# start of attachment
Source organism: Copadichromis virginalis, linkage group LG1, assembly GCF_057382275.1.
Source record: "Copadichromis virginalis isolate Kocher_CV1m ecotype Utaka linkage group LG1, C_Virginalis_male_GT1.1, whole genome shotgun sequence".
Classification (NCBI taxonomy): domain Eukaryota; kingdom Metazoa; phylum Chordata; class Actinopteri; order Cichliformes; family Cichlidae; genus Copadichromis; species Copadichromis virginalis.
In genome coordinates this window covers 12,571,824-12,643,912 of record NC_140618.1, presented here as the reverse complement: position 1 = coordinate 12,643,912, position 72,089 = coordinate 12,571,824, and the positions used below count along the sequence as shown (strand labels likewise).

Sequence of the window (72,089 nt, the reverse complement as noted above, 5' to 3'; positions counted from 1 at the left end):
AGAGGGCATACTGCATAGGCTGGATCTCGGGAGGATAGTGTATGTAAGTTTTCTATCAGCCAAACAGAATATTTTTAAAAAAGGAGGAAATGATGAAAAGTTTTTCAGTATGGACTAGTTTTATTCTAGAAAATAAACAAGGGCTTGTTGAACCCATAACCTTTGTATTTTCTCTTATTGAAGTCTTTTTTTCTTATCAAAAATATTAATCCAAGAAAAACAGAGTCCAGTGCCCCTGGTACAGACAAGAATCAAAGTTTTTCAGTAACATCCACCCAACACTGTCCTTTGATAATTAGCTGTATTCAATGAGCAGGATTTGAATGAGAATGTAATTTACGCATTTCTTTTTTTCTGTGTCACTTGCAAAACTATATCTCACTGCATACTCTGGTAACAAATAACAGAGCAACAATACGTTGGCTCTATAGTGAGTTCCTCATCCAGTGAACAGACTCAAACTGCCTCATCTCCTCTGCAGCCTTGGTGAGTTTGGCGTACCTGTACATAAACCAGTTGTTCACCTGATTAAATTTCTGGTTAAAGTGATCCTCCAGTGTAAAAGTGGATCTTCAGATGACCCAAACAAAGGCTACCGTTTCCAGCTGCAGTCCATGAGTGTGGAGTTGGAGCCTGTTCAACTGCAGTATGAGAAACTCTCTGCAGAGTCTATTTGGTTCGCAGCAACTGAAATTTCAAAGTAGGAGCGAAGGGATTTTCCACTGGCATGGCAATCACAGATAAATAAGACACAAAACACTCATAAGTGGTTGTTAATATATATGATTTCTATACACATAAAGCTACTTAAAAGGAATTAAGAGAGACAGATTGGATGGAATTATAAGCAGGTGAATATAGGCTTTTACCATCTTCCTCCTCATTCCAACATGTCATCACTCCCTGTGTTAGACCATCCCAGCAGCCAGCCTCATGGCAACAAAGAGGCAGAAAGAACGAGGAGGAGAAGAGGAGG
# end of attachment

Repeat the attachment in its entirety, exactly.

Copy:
Source organism: Copadichromis virginalis, linkage group LG1, assembly GCF_057382275.1.
Source record: "Copadichromis virginalis isolate Kocher_CV1m ecotype Utaka linkage group LG1, C_Virginalis_male_GT1.1, whole genome shotgun sequence".
Classification (NCBI taxonomy): domain Eukaryota; kingdom Metazoa; phylum Chordata; class Actinopteri; order Cichliformes; family Cichlidae; genus Copadichromis; species Copadichromis virginalis.
In genome coordinates this window covers 12,571,824-12,643,912 of record NC_140618.1, presented here as the reverse complement: position 1 = coordinate 12,643,912, position 72,089 = coordinate 12,571,824, and the positions used below count along the sequence as shown (strand labels likewise).

Sequence of the window (72,089 nt, the reverse complement as noted above, 5' to 3'; positions counted from 1 at the left end):
AGAGGGCATACTGCATAGGCTGGATCTCGGGAGGATAGTGTATGTAAGTTTTCTATCAGCCAAACAGAATATTTTTAAAAAAGGAGGAAATGATGAAAAGTTTTTCAGTATGGACTAGTTTTATTCTAGAAAATAAACAAGGGCTTGTTGAACCCATAACCTTTGTATTTTCTCTTATTGAAGTCTTTTTTTCTTATCAAAAATATTAATCCAAGAAAAACAGAGTCCAGTGCCCCTGGTACAGACAAGAATCAAAGTTTTTCAGTAACATCCACCCAACACTGTCCTTTGATAATTAGCTGTATTCAATGAGCAGGATTTGAATGAGAATGTAATTTACGCATTTCTTTTTTTCTGTGTCACTTGCAAAACTATATCTCACTGCATACTCTGGTAACAAATAACAGAGCAACAATACGTTGGCTCTATAGTGAGTTCCTCATCCAGTGAACAGACTCAAACTGCCTCATCTCCTCTGCAGCCTTGGTGAGTTTGGCGTACCTGTACATAAACCAGTTGTTCACCTGATTAAATTTCTGGTTAAAGTGATCCTCCAGTGTAAAAGTGGATCTTCAGATGACCCAAACAAAGGCTACCGTTTCCAGCTGCAGTCCATGAGTGTGGAGTTGGAGCCTGTTCAACTGCAGTATGAGAAACTCTCTGCAGAGTCTATTTGGTTCGCAGCAACTGAAATTTCAAAGTAGGAGCGAAGGGATTTTCCACTGGCATGGCAATCACAGATAAATAAGACACAAAACACTCATAAGTGGTTGTTAATATATATGATTTCTATACACATAAAGCTACTTAAAAGGAATTAAGAGAGACAGATTGGATGGAATTATAAGCAGGTGAATATAGGCTTTTACCATCTTCCTCCTCATTCCAACATGTCATCACTCCCTGTGTTAGACCATCCCAGCAGCCAGCCTCATGGCAACAAAGAGGCAGAAAGAACGAGGAGGAGAAGAGGAGG